September 19, 2017

He’s sweet I Know

He’s sweet I Know

A few years ago on one of my bus rides to and from work, I found myself listening to podcasts. Despite the sometimes maddening and mundane routine, that combination of earbuds and spare time made out to be quite the precious duo. Little did I know that one of those podcasts would cycle back around in my life multiple times and serve as a reminder of a faith fundamental.

Emmanuel, God with us.

// dark clouds may rise //

The message was by Don Davis, I’d never heard of him before and haven’t heard anything from him since. He’s an older African American pastor with some life experience very different from mine.

Davis painted a scene going back to his childhood at church with his parents. He said it was an all-black church made up of mostly poor, blue-collar workers, who at that point in history weren’t even allowed to vote.

The way he told the story showed the choir of the church carrying equal anointing as the pastor and everyone participated in the message as they sang. Davis referenced a song from one particular Sunday and said as a little kid he found himself confused when everyone around him would cry as they sang.

“He’s sweet I know,
He’s sweet I know
Dark clouds may rise
and strong winds may blow
But, I’ll tell the world
wherever I go
That I found a Savior
And He’s sweet I know.”

singing brings hope

Could the hope of their Savior be so potent and real so as to transcend such oppressive circumstance? The tears that came seemed proof, a gift from the Savior Himself. An assurance that things that are, will not always be.

// a new order is here //

Makes me think of Revelation 21:1-5. “…and God Himself will be with them…for the old order of things has passed away.”

At times I personally want to fall prey to a victim-mentality and think that this is fluffy, patronizing language; It’s not. It’s powerful words to run to in the dark nights. Isaiah 9 holds this truth as well, that for those living in the land of the shadow of death, a light has dawned.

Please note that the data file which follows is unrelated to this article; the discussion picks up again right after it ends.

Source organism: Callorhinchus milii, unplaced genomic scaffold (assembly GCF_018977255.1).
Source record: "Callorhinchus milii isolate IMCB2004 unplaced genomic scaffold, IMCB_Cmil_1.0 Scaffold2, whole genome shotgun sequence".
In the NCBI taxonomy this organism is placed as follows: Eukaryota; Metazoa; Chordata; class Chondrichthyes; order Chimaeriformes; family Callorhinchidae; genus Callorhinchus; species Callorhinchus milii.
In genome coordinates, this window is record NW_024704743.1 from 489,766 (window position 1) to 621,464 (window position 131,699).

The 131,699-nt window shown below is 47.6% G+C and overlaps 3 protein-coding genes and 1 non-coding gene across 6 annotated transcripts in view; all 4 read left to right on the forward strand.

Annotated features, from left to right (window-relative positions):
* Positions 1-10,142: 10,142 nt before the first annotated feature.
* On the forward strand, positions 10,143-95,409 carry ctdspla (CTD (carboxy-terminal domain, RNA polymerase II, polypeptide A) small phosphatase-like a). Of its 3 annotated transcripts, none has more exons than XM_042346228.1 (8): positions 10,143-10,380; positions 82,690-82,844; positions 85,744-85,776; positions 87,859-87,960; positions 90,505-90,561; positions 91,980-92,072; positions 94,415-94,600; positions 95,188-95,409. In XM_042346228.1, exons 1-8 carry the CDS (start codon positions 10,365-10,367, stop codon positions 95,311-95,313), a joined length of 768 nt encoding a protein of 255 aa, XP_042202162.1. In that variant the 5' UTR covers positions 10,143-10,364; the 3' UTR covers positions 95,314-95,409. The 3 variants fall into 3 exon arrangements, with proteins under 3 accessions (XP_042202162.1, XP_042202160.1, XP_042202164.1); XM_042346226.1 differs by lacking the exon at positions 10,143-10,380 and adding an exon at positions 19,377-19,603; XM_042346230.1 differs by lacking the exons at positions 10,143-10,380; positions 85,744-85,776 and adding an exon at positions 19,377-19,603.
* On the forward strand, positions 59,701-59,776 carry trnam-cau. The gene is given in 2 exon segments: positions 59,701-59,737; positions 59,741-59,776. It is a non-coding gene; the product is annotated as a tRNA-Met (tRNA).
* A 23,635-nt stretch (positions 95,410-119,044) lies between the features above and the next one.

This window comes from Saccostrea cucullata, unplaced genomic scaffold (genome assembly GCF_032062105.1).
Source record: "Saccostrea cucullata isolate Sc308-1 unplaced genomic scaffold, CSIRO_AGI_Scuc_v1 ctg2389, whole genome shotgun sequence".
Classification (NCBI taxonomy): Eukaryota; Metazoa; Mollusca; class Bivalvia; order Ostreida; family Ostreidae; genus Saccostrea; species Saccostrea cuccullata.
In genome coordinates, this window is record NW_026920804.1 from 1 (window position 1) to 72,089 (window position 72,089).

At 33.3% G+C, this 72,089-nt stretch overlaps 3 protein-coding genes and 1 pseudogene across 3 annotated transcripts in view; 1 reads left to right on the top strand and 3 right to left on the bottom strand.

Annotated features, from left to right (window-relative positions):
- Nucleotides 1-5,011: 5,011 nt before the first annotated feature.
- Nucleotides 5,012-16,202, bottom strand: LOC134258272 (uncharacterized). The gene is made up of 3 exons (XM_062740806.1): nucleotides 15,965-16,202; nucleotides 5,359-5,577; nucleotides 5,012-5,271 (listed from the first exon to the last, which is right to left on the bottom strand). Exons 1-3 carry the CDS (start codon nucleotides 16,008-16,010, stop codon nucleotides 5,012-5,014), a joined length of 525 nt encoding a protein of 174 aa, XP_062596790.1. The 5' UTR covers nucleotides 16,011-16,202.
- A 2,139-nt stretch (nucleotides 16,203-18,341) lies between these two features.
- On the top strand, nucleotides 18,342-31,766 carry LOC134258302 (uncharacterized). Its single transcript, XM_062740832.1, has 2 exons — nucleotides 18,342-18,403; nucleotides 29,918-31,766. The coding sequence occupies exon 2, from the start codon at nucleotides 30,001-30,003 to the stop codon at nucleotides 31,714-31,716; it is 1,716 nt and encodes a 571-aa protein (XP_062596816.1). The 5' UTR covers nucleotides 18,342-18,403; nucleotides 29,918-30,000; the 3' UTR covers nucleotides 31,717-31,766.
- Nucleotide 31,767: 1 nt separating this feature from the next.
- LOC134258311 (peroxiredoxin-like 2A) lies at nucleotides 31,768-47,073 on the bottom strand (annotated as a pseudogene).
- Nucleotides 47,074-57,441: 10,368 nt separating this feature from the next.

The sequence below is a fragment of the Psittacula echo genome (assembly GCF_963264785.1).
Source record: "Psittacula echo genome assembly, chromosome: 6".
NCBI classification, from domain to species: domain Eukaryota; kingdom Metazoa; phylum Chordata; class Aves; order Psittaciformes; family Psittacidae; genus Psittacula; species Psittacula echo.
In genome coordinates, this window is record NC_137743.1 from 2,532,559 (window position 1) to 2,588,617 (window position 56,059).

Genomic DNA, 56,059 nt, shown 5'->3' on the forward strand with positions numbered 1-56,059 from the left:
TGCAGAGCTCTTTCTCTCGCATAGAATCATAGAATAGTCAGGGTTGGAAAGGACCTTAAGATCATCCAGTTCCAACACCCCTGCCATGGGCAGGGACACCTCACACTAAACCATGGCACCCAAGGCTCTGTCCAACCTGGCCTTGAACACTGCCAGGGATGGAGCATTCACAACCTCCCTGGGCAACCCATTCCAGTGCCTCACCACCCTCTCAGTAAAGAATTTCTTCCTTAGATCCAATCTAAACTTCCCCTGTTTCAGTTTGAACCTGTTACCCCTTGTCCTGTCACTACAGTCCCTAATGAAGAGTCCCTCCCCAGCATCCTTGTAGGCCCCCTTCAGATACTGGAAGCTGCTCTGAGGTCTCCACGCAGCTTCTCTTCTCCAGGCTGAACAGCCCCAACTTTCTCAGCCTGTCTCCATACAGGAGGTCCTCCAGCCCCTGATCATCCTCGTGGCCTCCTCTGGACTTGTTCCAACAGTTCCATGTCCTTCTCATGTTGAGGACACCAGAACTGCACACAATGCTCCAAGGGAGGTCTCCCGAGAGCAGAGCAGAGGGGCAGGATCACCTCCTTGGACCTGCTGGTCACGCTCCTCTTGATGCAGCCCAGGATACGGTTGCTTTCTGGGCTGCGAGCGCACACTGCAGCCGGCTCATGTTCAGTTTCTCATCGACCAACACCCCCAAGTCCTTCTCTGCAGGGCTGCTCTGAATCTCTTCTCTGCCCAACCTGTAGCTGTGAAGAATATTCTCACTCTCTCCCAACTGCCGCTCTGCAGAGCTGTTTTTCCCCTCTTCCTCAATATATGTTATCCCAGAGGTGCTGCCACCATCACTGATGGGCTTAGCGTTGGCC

This is not, and cannot be lip service, ethereal, or poetic jargon. It is a personified and omnipresent reality. The tears of that congregation teach me to believe this and compel me to believe this.

When I think about the plight and resilience of people – African Americans in systematic oppression, Jews and WWII, Yazidi’s and the genocide attempts against them, waves of refugees resettling time and time again, women and the oppression they face in so many countries, those experiencing the daily reality of terrorism and war…. And yet, the power of what I’ve seen rise up amidst all this confounds my pessimism. The MLKs, the Corrie TenBooms, the Yazidi peacemakers, the White Helmets, the Malalas and so many more…these all point to something greater. They reflect the grace provided by a King of The Kingdom who is ushering in a new order.

// moving forward //

To see that the sweetness and goodness of God can actually transcend circumstances and that He dwells among us amidst the mess might just be the most precious realization. It’s a broken privilege though, isn’t it? To have transformational revelation in our faith at the cost of others’ suffering? Seems like this is one way God, in His kindness, doesn’t waste suffering but redeems it.

So, we press on. We’re in good company.

Hold fast to the powerful implications that the new order is here and on its way.

Therefore, since we are surrounded by such a great cloud of witnesses, let us throw off everything that hinders and the sin that so easily entangles. And let us run with perseverance the race marked out for us, fixing our eyes on Jesus, the pioneer and perfecter of faith. For the joy set before him he endured the cross, scorning its shame, and sat down at the right hand of the throne of God.  Consider him who endured such opposition from sinners, so that you will not grow weary and lose heart.
Hebrews 12: 1-3

written by Krista.

Personal Testimonies , Story
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